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The Happy Childhood After Divorce: Myth or Reality?

I got divorced a very long time ago…11 years this past March, actually.  The State of Utah had instituted at some time prior the requirement that parents who are divorcing take a divorce orientation and parenting in divorce class.  They’re technically 2 classes, but they teach them one after the other in a 3 hour block.  My divorce was extremely traumatic for me, but I remember that class being a bright spot.  Not because I actually REMEMBER any of it, just what the takeaway was for me:  My kids did not have to end up being a statistic.  They could turn out just fine, being totally well-adjusted, even though their dad and I were no longer married.

The classes started out with the terrifying statistics about how kids of divorce have a higher chance of being drug addicts, having poor self-esteem, acting out, getting poor grades, and on and on and on.  The parade of horrors of kids in divorce, if you will.  But then the kicker–what can I do as a parent to keep this from happening?Security blanket

If you google this, you’re going to find a number of great articles.  I’m pulling my information from this Psychology Today website article, by Wendy Paris.  First off, what children need to thrive:

  • Children do well when they have good relationships with both parents or primary caregivers, adults who basically get along.  But those parents don’t need to be married or living in the same house.
  • Children benefit from emotionally stable parents—adults who are recuperated enough, in the case of divorce, to focus on the basic job of parenting, including establishing stability, exercising fair discipline, providing love and being emotionally responsive.  But those parents need not be married or living in the same house.
  • Children need adequate resources such as food, safe housing, and social support.  But they don’t need a mansion with every toy available, and those resources can be provided by parents who are not married or living in the same house.

Ms. Paris’ info comes from a 20 year study done regarding children of divorce, that was conducted by child development expert and Cambridge University professor Michael Lamb.  Solid data, not just Wishes and Dreams.  So what can you do to make sure that your kids are in the 80% of divorced kids who turn out just fine (and yes, that actually is the number–more are fine than not)?  Back to Ms. Paris’ advice:

Parents make home

 

Co-parenting.  It’s not a competition between two homes. It’s a collaboration of the parents doing what’s best for the kids.  –Heather Hetchler, www.cafesmom.com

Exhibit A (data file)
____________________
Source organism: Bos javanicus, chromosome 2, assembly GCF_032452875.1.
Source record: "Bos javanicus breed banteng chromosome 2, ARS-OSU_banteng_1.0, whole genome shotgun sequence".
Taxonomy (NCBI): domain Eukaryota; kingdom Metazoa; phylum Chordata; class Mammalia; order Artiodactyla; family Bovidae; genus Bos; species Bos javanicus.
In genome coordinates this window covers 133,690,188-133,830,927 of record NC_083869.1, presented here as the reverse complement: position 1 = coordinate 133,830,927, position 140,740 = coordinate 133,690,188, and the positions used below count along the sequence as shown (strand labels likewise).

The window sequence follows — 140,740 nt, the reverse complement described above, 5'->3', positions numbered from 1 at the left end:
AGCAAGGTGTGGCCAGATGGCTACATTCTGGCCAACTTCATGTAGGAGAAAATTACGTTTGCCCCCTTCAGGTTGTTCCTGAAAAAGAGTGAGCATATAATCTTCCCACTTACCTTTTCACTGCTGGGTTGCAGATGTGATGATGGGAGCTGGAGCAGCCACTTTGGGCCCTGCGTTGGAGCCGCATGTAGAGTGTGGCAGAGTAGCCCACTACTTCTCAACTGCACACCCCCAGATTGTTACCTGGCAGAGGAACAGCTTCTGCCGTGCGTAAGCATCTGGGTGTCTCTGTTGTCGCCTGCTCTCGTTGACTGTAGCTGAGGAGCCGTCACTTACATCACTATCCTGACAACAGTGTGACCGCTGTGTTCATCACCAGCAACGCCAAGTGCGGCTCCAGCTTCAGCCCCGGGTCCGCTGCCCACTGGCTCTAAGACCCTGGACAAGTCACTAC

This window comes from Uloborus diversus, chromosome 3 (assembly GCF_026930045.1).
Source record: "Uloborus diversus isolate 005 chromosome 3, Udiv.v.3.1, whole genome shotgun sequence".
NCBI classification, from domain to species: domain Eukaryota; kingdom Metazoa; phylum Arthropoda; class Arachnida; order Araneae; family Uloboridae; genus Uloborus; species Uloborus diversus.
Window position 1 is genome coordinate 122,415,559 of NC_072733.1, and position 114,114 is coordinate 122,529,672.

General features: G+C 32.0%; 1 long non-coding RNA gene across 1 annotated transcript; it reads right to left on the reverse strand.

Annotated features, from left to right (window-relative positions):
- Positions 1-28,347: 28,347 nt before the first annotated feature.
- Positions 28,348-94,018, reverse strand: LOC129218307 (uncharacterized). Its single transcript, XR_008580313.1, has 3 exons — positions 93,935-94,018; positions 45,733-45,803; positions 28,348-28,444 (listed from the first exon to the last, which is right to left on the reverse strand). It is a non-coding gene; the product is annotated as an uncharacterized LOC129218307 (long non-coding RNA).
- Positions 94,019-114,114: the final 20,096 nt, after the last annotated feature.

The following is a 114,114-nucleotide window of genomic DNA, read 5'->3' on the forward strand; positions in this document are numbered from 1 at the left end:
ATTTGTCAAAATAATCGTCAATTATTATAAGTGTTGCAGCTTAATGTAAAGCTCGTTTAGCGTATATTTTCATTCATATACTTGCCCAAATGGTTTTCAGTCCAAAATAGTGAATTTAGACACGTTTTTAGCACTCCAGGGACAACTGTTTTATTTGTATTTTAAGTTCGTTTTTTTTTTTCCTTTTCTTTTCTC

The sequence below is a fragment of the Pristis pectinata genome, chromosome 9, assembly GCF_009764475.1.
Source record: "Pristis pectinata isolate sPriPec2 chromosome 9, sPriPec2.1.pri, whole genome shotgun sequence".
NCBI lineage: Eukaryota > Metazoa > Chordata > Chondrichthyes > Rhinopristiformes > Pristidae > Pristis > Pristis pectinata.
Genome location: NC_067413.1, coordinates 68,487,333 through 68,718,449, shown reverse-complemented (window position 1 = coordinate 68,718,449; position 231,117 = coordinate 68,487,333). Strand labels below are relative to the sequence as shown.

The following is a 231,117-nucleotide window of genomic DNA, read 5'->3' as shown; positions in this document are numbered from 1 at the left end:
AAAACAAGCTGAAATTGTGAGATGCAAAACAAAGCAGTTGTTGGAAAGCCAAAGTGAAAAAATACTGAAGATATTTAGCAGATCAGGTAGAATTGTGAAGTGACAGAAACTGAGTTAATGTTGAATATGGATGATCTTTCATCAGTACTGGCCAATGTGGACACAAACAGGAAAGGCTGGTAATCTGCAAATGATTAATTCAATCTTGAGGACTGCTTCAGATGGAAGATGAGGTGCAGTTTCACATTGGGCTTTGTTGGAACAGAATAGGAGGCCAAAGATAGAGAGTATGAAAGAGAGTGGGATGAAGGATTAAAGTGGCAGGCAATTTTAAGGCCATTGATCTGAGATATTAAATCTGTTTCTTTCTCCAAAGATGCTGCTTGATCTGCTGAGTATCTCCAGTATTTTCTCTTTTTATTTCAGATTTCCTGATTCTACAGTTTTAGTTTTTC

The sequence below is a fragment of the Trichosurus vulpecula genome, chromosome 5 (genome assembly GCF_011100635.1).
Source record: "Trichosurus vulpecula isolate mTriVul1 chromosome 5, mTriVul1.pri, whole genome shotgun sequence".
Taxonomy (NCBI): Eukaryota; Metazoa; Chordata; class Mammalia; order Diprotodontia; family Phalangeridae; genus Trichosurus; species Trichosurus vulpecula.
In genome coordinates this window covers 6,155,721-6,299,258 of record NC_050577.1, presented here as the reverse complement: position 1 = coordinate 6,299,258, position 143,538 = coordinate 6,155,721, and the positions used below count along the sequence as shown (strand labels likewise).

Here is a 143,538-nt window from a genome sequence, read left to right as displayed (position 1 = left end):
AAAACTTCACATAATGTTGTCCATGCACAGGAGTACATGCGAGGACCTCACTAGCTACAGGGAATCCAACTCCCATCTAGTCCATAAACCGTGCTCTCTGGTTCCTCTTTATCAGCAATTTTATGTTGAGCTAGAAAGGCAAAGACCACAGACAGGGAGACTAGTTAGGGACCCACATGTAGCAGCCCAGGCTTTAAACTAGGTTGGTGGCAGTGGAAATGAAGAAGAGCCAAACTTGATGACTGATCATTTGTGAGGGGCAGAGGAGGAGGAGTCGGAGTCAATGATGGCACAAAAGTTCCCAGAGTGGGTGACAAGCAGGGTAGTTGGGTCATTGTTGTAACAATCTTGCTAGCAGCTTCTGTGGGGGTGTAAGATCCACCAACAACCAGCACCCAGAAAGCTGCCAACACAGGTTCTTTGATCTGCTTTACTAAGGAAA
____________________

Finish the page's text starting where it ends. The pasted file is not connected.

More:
Five Principles for Positive Co-Parenting:

  1. Because we know that high conflict between the parents is one of the most damaging experiences for children, we can foster cooperation with our co-parent, and work to squash conflict.
  2. Because we know that children benefit from stability, we can focus on establishing new routines that work in our newly structured lives.
  3. Without a spouse around to blame for, well, everything, we can let divorce challenge us to be a better, more focused parent and to bring our personal strengths to our child-rearing.  We also can look for ways that the very characteristics of our ex that annoyed us in marriage (“He’s such a neat freak!” or “All she cares about is hiking!”) may benefit our children; how great to have one parent who likes the outdoors.
  4. We can create positive moments for our children that have nothing to do with the state of their parents’ love life. We can foster engagement in outside activities and with other supportive adults.
  5. Because we understand that being emotionally present for our children rests on our own recuperation, we can prioritize taking care of the care-givers, ourselves.

This requires two parents who are actually willing to put aside their own pettiness and hatefulness for the Other.  If 80% of kids turn out all right, there must be a LOT of parents who are capable of doing this.  Which means YOU CAN TOO.

In my practice of law, I pretty much only dealt with the ones who were at each other’s throats; they were either deeply entrenched in their own desires in the divorce, or they were trying to enforce the decree they already had in place.  I really wanted to write something positive in my blog today, and after my experiences with other people’s divorces, my own in the very early stages, and my husband’s, I needed a break from conflict.  And ya know what?  There’s a lot of good out there that can be reality in a family with divorced parents.  It can be a reality in your life as well…  Happily Ever After, in real life, without the ideal.

That’s something to smile about :).

https://www.facebook.com/plugins/video.php?href=https%3A%2F%2Fwww.facebook.com%2Fsherryischerry%2Fvideos%2Fvb.100001002740529%2F984276941615721%2F%3Ftype%3D3&show_text=0&width=400

(If you haven’t seen this video of a little child named Tiana discussing co-parenting with her mother, you really ought to…and a little child shall lead them…)

 

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